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GE to build World’s First Wind Turbine with built-in Hydroelectric Batteries

General Electric (GE) announced that it will be launching a four turbine project, which will store energy from the rotating blades of the turbine to collect water, which will then generate hydroelectric power. It is a first of a kind, leading example of combining the two energies in one to provide reliable sustainable energy. The project, which will be launching in Germany, will help engineers to store water inside the wind turbines, allowing the turbines to act as giant batteries when the wind stops blowing.
The blades will be pumping water about 100 feet up inside the tower, another 9 million gallons of water is stored inside the basin below. When the wind stops blowing, the water falls from the height to generate potential energy and produce hydroelectric power.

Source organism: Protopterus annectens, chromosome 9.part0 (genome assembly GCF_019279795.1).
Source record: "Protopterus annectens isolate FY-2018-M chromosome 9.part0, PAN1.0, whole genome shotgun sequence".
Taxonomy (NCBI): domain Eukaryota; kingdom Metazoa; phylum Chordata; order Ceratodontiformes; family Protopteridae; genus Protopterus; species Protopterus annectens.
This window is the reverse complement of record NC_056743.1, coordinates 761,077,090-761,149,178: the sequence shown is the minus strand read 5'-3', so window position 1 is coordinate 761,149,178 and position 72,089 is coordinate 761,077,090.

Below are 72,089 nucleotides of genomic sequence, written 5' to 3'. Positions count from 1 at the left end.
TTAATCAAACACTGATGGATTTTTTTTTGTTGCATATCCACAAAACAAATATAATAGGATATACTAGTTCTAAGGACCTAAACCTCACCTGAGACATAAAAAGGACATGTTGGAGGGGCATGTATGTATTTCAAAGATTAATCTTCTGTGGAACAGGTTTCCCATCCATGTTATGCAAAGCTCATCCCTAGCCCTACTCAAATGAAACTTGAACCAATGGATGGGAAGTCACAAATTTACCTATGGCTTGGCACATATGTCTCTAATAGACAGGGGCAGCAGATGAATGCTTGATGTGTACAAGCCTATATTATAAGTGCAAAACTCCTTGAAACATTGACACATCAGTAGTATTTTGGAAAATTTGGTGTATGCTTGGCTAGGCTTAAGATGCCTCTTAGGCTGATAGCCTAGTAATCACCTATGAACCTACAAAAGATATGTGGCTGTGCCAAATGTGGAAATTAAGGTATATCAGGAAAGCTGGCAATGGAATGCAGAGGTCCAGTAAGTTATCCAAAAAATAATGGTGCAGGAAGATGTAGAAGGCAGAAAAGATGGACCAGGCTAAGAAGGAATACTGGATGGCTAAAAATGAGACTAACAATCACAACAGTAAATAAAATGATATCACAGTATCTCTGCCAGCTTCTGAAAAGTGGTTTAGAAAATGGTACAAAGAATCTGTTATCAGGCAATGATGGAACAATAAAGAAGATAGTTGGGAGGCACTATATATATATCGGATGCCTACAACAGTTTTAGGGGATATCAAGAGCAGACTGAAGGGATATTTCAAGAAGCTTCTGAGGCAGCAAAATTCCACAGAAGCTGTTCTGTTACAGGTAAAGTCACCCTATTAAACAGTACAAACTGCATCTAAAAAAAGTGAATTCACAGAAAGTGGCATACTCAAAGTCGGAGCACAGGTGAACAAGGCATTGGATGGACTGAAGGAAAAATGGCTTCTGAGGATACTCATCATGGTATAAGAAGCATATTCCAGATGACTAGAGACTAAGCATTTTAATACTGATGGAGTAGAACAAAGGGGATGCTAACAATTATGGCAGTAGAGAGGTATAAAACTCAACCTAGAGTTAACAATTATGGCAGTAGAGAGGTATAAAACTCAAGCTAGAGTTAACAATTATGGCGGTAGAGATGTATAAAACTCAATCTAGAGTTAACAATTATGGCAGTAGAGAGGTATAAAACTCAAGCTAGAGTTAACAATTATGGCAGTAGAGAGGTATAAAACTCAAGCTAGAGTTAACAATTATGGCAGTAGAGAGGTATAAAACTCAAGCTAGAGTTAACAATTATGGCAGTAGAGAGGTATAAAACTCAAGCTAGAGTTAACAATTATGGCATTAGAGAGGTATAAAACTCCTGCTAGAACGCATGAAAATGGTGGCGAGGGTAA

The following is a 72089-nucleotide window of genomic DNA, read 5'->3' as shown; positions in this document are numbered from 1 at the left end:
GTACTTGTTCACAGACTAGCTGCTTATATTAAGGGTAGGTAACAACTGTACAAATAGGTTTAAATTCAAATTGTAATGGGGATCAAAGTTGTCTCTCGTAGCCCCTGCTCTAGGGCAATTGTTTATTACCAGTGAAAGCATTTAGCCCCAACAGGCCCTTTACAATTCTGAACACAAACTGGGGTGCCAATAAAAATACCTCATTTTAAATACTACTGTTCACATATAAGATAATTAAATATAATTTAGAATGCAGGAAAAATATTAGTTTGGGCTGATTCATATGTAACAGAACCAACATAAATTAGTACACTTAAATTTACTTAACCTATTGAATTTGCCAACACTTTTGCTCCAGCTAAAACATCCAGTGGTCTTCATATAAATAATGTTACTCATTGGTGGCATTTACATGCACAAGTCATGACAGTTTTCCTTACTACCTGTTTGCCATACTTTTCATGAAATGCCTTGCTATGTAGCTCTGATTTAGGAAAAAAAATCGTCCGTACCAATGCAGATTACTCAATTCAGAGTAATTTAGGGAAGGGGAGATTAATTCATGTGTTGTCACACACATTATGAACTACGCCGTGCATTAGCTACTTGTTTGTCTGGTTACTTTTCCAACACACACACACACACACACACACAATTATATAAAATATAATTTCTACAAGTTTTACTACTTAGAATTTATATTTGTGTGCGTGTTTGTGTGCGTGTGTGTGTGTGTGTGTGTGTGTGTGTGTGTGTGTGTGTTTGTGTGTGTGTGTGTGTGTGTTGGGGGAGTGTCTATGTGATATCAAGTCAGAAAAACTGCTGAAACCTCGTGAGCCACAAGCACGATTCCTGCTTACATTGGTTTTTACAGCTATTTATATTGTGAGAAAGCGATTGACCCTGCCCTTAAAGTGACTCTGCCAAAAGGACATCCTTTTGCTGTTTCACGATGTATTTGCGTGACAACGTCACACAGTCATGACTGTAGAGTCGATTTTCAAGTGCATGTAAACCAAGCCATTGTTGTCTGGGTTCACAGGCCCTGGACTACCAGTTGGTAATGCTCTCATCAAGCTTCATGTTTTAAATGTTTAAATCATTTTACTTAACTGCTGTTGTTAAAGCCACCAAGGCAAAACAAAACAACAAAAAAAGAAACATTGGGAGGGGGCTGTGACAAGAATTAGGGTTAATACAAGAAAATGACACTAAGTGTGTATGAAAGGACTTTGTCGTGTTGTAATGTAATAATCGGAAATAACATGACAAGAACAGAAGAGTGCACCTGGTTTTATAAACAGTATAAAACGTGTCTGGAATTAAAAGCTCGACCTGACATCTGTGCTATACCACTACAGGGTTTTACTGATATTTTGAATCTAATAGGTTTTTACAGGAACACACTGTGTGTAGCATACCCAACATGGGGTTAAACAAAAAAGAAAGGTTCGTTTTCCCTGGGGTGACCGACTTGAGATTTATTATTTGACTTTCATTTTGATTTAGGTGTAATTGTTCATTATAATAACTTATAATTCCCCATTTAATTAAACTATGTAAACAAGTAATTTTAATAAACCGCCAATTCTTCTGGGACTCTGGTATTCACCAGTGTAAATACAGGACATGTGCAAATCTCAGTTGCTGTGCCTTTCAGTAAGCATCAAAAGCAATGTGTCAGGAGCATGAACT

Normally, wind farms don’t store excess energy generated as it is too expensive to store. Besides the excess energy harvested goes straight to the grid driving down energy prices or the turbine shuts down. This project has invented an affordable solution to store excessive energy in a natural reservoir and incorporate source and storage in one system.
The wind farm, built in Germany’s Swabian-Franconian Forest, will feature the tallest turbines in the world at 809 feet (246.5 meters). At its full capacity, it would produce 13.6 megawatts, along with another 16 megawatts from the hydroelectric plant. The Project is developed by German firm Max Boegl Wind AG and GE Renewable Energy. According to their estimations, the wind farm and the hydro power units will be finished by 2018.
Germany is in the midst of an energy transformation, as it attempts to eliminate the use of fossil fuels. Germany is aiming to draw its 45% of its energy from renewable sources by 2030, with the average current draw of mix renewable sources of 33%.
GE claims that it is a first major project to integrate water storage in turbines itself. If successful it will be a beacon to other such projects in the future.